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NCJ Number: 229165 Find in a Library
Title: Different from Adults: An Updated Analysis of Juvenile Transfer and Blended Sentencing Laws, With Recommendations for Reform
Author(s): Patrick Griffin
Corporate Author: National Ctr for Juvenile Justice
United States of America
Date Published: November 2008
Page Count: 16
Sponsoring Agency: John D. and Catherine T. MacArthur Foundation
Chicago, IL 60603
National Ctr for Juvenile Justice
Pittsburgh, PA 15203-2363
Sale Source: National Ctr for Juvenile Justice
3700 South Water Street, Suite 200
Pittsburgh, PA 15203-2363
United States of America
Document: PDF
Type: Issue Overview
Format: Document
Language: English
Country: United States of America
Annotation: This paper provides an analysis of the current juvenile transfer laws and the future use of transfers within the juvenile justice system.
Abstract: Today, transfer (prosecuting some juvenile-age offenders as adults in criminal court and sanctioning them in the adult correctional system) is regarded as a prominent feature of America’s approach to juvenile offending. Transfer, in some form, is now probably a permanent feature of American juvenile justice. There are three types of transfer law: judicial waiver laws, statutory exclusion laws, and prosecutorial discretion. In addition to these three basic types of transfer law, many States have “once an adult/always an adult” laws, reverse waiver laws, and blended sentencing laws. This report makes an effort to layout the current landscape of laws governing the trial, sentencing, and sanctioning of juveniles as adults, summarize the transfer laws of all 50 States and the District of Columbia as of the beginning of 2008, explore the data on the volume and characteristics of youth who are being transferred under these laws, and examine ways in which transfer laws can be improved upon, suggesting simple measures that States can take to make them more fair, flexible, and consistent. Table, figures, and endnotes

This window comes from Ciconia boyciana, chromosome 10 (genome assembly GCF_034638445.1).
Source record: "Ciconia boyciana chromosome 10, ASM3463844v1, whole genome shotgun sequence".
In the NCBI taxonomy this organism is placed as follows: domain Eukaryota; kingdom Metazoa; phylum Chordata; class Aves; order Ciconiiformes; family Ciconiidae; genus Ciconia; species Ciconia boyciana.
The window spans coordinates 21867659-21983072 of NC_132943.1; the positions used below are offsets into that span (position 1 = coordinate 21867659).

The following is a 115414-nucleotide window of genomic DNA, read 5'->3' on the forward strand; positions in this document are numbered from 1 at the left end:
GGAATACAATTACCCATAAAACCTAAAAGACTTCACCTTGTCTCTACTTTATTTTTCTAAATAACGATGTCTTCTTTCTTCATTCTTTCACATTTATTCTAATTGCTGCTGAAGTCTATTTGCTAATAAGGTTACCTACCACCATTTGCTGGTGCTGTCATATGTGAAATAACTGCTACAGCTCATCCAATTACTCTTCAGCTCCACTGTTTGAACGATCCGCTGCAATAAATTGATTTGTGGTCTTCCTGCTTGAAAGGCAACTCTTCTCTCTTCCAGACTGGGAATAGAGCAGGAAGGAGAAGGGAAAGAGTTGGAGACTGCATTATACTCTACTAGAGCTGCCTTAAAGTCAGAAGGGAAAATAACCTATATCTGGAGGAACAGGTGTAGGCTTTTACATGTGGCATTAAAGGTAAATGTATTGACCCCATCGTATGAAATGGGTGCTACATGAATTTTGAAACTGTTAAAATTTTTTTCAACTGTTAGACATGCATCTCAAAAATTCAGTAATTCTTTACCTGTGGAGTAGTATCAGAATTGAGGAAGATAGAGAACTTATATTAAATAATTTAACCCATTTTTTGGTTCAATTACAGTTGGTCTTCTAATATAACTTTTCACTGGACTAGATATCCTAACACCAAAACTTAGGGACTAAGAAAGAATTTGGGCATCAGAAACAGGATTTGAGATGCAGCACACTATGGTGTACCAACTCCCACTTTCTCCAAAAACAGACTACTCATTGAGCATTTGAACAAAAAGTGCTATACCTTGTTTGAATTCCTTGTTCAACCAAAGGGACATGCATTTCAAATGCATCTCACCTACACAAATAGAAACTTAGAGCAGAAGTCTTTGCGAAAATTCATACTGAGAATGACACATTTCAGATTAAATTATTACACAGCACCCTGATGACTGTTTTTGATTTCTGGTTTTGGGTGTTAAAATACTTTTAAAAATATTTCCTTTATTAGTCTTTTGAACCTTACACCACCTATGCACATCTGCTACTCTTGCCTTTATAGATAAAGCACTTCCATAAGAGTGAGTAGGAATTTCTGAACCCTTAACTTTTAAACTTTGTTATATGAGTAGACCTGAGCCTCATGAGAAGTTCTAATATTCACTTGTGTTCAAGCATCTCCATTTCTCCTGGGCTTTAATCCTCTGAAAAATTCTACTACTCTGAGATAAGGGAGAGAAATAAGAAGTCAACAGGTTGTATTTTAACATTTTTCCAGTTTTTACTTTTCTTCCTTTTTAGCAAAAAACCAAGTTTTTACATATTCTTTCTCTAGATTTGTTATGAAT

Main Term(s): Juvenile court waiver
Index Term(s): Juvenile codes; Juvenile court procedures; Juvenile court trends; Juvenile delinquents; Juvenile justice reform; Juvenile justice system; Juvenile offenders; Serious juvenile offenders; Violent juvenile offenders
Note: Downloaded December 24, 2009
To cite this abstract, use the following link:
http://www.ncjrs.gov/App/publications/abstract.aspx?ID=251192

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